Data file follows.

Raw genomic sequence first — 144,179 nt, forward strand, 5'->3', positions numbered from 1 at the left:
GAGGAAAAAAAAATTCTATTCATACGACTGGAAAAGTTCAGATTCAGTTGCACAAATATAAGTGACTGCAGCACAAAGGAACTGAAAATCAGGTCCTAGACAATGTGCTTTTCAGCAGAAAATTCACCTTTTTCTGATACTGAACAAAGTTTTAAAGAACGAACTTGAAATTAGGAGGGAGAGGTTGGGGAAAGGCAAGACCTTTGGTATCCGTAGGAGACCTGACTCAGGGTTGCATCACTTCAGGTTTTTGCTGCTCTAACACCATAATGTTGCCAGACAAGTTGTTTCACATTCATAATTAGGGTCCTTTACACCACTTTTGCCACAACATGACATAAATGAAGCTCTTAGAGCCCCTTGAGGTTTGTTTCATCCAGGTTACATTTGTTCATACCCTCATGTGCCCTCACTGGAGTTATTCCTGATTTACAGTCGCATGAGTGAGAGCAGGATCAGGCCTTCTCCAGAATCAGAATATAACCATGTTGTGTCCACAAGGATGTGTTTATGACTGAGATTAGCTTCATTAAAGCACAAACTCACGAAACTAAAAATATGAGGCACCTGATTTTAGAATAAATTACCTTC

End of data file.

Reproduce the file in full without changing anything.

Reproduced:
Raw genomic sequence first — 144,179 nt, forward strand, 5'->3', positions numbered from 1 at the left:
GAGGAAAAAAAAATTCTATTCATACGACTGGAAAAGTTCAGATTCAGTTGCACAAATATAAGTGACTGCAGCACAAAGGAACTGAAAATCAGGTCCTAGACAATGTGCTTTTCAGCAGAAAATTCACCTTTTTCTGATACTGAACAAAGTTTTAAAGAACGAACTTGAAATTAGGAGGGAGAGGTTGGGGAAAGGCAAGACCTTTGGTATCCGTAGGAGACCTGACTCAGGGTTGCATCACTTCAGGTTTTTGCTGCTCTAACACCATAATGTTGCCAGACAAGTTGTTTCACATTCATAATTAGGGTCCTTTACACCACTTTTGCCACAACATGACATAAATGAAGCTCTTAGAGCCCCTTGAGGTTTGTTTCATCCAGGTTACATTTGTTCATACCCTCATGTGCCCTCACTGGAGTTATTCCTGATTTACAGTCGCATGAGTGAGAGCAGGATCAGGCCTTCTCCAGAATCAGAATATAACCATGTTGTGTCCACAAGGATGTGTTTATGACTGAGATTAGCTTCATTAAAGCACAAACTCACGAAACTAAAAATATGAGGCACCTGATTTTAGAATAAATTACCTTC